Scythe

by Neal Shusterman
First sentence: “We must, by law, keep a record fo the innocents we kill.”
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Content: There is, by the very nature of the book, violence. Some of it is graphic. There is also mild swearing. It’s in the YA section (grades 6-8) of the bookstore, but, like Hunger Games, I’d be wary about giving it to overly sensitive kids.

My co-workers have been on my case to read this since it first came out. A couple of them love it (and Shusterman), but I just didn’t have time. (Sometimes, when I need to sell a book at work, I rely on other people’s opinions rather than just reading it myself, since I won’t have time to read all the books. Unfortunately.) But then, it won a Cybils award, and was picked for my online book club (and then they picked it for one of my in-person book clubs), so I figured it was about time I read this.

And, oh wow, everyone was right. This is an excellent piece of speculative fiction.

The basic premise is this: in the future we will have figured out how to defeat disease and death, thereby becoming immortal (pretty much). However, the earth couldn’t handle the subsequent population growth, so a group of people — called scythes — were organized to deal with that. They have a set of commandments, are outside the general law, and basically get to decide when people should die. There are rules governing that, as well — they have quotas they have to meet and can’t go over, and they can’t do it with forethought or malice. The book follows two teenagers, Citra and Rowan, who were chosen as a scythe’s apprentices. As it follows them through the year of their apprenticeship, it’s fascinating reading about their scythe and his philosophies, and then the difference between scythe philosophies (including a radical one who was just horrid). There is a bit of a romance(ish), but that didn’t really go anywhere (thankfully). Mostly it’s about humanity and the meaning of immortality, and how one deals with the power over life and death. There is definitely much to think about and talk about in this book.

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A Short Stay in Hell

by Stephen Peck
First sentence: “Although I have loved many, there has been only one genuine love in my near-eternally stretched life — Rachel who fell to the bottom of the library without me.”
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Content: There’s some violence. It would be in the adult fiction section of the bookstore, if we carried it.

This was not the Stephen Peck book I set out to read. I was supposed to read Scholar of Moab, but about 1/3 into that, the apostrophes were driving me nuts (they were in the wrong place — do’nt as opposed to don’t — and while I understood why they were that way, it didn’t stop it from pulling me out of the story) and so Russell threw this book at me and said I might like it better.

The idea behind it is that everyone’s idea of the afterlife is wrong (except for the Zoroastrians). And our main character, who was a good Mormon in this life, is in hell. Which happens to be a big library, containing every possible book that could ever be written. Which means, it’s very very very very very large. The idea for him to get out of hell is to find the book containing his story, except that’s an impossible task. (Well not impossible, just very very very hard.) It follows him as he meets people, is part of a university, finds and loses his love, gets captured by a wack job, falls for days, and on and on. It’s an exercise in trying to grasp what infinity means (spoiler: you can’t).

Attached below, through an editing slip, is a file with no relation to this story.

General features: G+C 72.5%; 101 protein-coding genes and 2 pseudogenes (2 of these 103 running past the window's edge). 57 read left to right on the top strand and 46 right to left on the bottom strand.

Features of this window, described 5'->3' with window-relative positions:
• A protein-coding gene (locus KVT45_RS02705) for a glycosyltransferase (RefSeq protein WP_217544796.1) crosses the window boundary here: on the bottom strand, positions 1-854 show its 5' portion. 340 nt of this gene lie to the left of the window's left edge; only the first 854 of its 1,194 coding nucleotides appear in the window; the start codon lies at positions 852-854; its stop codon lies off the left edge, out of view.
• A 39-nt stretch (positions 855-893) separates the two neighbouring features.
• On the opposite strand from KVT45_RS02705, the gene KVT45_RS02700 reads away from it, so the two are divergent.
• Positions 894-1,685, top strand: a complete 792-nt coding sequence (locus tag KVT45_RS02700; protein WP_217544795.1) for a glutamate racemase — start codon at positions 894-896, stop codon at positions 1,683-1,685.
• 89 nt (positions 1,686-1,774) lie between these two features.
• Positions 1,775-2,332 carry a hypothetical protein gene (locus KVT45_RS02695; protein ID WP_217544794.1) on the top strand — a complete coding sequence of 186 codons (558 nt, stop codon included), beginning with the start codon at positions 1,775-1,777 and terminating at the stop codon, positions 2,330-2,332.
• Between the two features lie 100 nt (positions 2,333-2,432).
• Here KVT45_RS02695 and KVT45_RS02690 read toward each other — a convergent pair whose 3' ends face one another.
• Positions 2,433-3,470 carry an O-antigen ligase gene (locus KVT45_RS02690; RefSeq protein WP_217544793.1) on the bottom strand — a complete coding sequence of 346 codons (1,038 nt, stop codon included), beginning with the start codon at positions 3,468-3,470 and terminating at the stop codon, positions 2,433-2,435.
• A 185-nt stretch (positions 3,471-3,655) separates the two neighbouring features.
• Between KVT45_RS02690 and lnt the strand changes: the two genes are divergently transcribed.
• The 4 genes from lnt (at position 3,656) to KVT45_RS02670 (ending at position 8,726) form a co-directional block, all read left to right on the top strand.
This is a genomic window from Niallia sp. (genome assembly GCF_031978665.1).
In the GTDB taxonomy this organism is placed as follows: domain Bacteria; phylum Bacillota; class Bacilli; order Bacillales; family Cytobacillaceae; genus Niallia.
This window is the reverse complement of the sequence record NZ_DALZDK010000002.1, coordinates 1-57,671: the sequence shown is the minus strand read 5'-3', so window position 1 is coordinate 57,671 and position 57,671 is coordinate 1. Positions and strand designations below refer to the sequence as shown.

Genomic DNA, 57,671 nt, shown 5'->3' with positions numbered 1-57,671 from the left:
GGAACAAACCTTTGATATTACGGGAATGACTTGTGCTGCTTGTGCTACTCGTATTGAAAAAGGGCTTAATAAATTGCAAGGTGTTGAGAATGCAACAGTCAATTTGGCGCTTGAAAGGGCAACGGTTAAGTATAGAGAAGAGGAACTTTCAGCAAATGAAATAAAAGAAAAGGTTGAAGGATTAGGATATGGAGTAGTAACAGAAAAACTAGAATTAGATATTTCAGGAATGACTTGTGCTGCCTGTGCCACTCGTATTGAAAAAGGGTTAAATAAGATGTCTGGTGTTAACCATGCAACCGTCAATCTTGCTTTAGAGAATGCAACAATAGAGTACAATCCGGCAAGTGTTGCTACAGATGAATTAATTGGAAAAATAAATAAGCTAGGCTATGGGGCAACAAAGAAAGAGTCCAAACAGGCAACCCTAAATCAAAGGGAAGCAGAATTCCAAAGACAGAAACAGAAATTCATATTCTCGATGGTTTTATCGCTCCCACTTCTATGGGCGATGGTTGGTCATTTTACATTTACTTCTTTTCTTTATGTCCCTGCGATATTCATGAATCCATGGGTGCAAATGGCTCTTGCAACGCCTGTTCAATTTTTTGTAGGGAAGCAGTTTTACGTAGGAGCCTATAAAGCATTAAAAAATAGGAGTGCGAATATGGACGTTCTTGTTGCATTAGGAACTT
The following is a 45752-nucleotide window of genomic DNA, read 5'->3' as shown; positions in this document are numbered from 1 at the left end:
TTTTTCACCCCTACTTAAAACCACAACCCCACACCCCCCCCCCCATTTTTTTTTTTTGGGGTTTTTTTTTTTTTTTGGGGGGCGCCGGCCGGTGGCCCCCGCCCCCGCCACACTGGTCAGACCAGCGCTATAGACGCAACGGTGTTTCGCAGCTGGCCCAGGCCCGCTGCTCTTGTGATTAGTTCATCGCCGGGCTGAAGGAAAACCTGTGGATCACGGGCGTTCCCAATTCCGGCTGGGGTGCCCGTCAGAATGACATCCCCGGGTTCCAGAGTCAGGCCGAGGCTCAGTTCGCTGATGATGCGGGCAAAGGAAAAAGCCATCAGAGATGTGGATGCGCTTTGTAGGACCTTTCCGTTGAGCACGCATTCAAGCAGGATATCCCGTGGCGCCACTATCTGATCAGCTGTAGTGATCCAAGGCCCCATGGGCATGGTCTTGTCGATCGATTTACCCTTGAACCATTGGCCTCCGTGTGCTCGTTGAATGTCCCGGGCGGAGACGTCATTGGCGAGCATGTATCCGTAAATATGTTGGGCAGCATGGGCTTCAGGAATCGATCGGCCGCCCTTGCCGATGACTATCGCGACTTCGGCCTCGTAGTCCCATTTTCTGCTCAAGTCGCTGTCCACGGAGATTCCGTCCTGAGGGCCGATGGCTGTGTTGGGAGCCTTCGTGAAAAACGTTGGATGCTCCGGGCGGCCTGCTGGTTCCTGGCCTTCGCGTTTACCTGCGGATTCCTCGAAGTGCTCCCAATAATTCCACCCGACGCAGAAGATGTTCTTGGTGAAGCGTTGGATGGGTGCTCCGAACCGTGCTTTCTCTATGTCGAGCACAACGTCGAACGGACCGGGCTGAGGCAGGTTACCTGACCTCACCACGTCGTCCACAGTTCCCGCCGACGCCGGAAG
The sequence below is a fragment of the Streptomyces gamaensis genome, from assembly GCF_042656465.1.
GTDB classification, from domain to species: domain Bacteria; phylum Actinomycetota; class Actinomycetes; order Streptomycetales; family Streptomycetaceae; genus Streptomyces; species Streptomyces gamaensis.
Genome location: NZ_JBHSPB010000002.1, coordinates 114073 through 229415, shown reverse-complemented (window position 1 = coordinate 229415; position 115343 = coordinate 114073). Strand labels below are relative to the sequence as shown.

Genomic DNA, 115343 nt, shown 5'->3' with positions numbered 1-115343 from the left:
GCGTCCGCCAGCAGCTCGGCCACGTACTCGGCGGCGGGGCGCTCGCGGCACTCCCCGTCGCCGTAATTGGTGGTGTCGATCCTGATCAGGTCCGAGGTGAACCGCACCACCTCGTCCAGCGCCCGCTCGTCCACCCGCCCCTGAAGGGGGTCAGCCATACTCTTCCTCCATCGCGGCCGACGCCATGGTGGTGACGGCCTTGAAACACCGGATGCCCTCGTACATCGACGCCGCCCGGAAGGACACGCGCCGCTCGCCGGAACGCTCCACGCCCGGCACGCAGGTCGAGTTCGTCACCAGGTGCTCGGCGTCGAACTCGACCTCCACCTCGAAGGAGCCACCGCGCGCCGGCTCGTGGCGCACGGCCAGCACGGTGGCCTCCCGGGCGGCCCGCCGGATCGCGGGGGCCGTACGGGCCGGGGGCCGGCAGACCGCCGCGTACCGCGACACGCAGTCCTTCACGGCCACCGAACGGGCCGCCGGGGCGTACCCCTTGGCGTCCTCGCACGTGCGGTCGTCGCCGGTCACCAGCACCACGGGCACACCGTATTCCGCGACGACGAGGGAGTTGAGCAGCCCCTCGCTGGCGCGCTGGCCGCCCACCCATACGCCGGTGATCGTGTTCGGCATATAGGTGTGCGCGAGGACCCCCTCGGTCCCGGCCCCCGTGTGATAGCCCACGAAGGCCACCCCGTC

And while I liked it enough to finish it (it was short, which helped), I’m not sure I get what makes Peck such a great writer. Maybe it’s because I’m too literal a reader (plausible), and his works are full of symbolism and metaphor and satire, all of which escape me. Give me a good plot, some great characters, and decent writing and I’m happy.

At least I tried.

Ghost Boys

by Jewell Parker Rhodes
First sentence: “How small I look.”
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Review copy provided by the publisher.
Release date: April 18, 2018
Content: There are some tough issues here, but all the violence is either handled delicately or is off stage. The publisher has it for 10 and up, so I will probably shelve it in the YA section (grades 6-8) at the bookstore, but it would be good for curious 4th and 5th graders.

Twelve-year-old Jerome is shot by a white police officer while playing in the park. He had a toy gun, and the officer thought he was being threatened and therefore shot Jerome. If that sounds familiar, it’s intentional.

The book isn’t about the shooting, exactly. It’s told from Jerome’s perspective, after his death. He’s a ghost, hanging around, angry he is dead, and wondering what his purpose is. From there, we learn in flashbacks how he came to be shot, as well as following the preliminary hearing (in which the white officer gets off), and learn about Emmett Till’s murder in Mississippi in 1955. The point of the novel, however, isn’t about the story. It’s about the feelings this kind of murder generate. The sadness and anger in Jerome’s family. The questioning by the daughter of the officer. The sheer number of black boys that have been murdered. But also hopeful feelings: the friendships that come out of a tragedy like this.

While it’s a bit on the heavy-handed side, I think that was done intentionally. Rhodes wants to get her readers — many of whom are young — thinking about why this happens. About underlying racism. About seeing the “other” as, well, not “other”. And I think she wants to get a dialogue going, because if we don’t talk about these things, our culture won’t change and black men and boys will keep getting murdered.

It’s a quick read, and definitely a worthwhile one for kids (and adults!) to read.

A Man Called Ove

by Fredrik Backman
First sentence:”Ove is fifty-nine.”
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Content: There’s swearing, including some f-bombs. It’s in the adult fiction section of the bookstore.